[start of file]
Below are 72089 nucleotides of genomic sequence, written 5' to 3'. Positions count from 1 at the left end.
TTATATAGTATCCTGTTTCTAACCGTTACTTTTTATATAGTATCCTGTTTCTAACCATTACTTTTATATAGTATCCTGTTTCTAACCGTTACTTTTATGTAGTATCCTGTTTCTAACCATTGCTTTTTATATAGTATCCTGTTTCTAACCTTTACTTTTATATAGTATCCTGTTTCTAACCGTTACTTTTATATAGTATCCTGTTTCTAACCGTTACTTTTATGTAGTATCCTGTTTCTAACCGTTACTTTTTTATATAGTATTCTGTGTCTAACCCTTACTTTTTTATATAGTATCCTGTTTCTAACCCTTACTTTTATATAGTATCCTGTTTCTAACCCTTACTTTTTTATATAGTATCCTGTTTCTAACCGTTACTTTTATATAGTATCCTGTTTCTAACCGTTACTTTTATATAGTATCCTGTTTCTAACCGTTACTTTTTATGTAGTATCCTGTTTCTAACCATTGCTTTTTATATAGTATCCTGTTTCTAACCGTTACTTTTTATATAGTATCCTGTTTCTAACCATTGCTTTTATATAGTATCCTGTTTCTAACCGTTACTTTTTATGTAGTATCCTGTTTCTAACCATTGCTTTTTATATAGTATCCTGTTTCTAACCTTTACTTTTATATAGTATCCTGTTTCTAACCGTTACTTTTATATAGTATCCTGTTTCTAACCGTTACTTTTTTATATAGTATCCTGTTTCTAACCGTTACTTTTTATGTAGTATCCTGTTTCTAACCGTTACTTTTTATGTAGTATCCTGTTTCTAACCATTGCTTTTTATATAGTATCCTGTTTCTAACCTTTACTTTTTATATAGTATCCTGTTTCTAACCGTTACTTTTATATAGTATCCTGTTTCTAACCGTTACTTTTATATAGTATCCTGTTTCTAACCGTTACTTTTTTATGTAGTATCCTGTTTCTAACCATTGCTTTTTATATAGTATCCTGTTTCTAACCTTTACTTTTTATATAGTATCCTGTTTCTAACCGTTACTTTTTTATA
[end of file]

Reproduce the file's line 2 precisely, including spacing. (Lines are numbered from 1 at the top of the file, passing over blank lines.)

TTATATAGTATCCTGTTTCTAACCGTTACTTTTTATATAGTATCCTGTTTCTAACCATTACTTTTATATAGTATCCTGTTTCTAACCGTTACTTTTATGTAGTATCCTGTTTCTAACCATTGCTTTTTATATAGTATCCTGTTTCTAACCTTTACTTTTATATAGTATCCTGTTTCTAACCGTTACTTTTATATAGTATCCTGTTTCTAACCGTTACTTTTATGTAGTATCCTGTTTCTAACCGTTACTTTTTTATATAGTATTCTGTGTCTAACCCTTACTTTTTTATATAGTATCCTGTTTCTAACCCTTACTTTTATATAGTATCCTGTTTCTAACCCTTACTTTTTTATATAGTATCCTGTTTCTAACCGTTACTTTTATATAGTATCCTGTTTCTAACCGTTACTTTTATATAGTATCCTGTTTCTAACCGTTACTTTTTATGTAGTATCCTGTTTCTAACCATTGCTTTTTATATAGTATCCTGTTTCTAACCGTTACTTTTTATATAGTATCCTGTTTCTAACCATTGCTTTTATATAGTATCCTGTTTCTAACCGTTACTTTTTATGTAGTATCCTGTTTCTAACCATTGCTTTTTATATAGTATCCTGTTTCTAACCTTTACTTTTATATAGTATCCTGTTTCTAACCGTTACTTTTATATAGTATCCTGTTTCTAACCGTTACTTTTTTATATAGTATCCTGTTTCTAACCGTTACTTTTTATGTAGTATCCTGTTTCTAACCGTTACTTTTTATGTAGTATCCTGTTTCTAACCATTGCTTTTTATATAGTATCCTGTTTCTAACCTTTACTTTTTATATAGTATCCTGTTTCTAACCGTTACTTTTATATAGTATCCTGTTTCTAACCGTTACTTTTATATAGTATCCTGTTTCTAACCGTTACTTTTTTATGTAGTATCCTGTTTCTAACCATTGCTTTTTATATAGTATCCTGTTTCTAACCTTTACTTTTTATATAGTATCCTGTTTCTAACCGTTACTTTTTTATA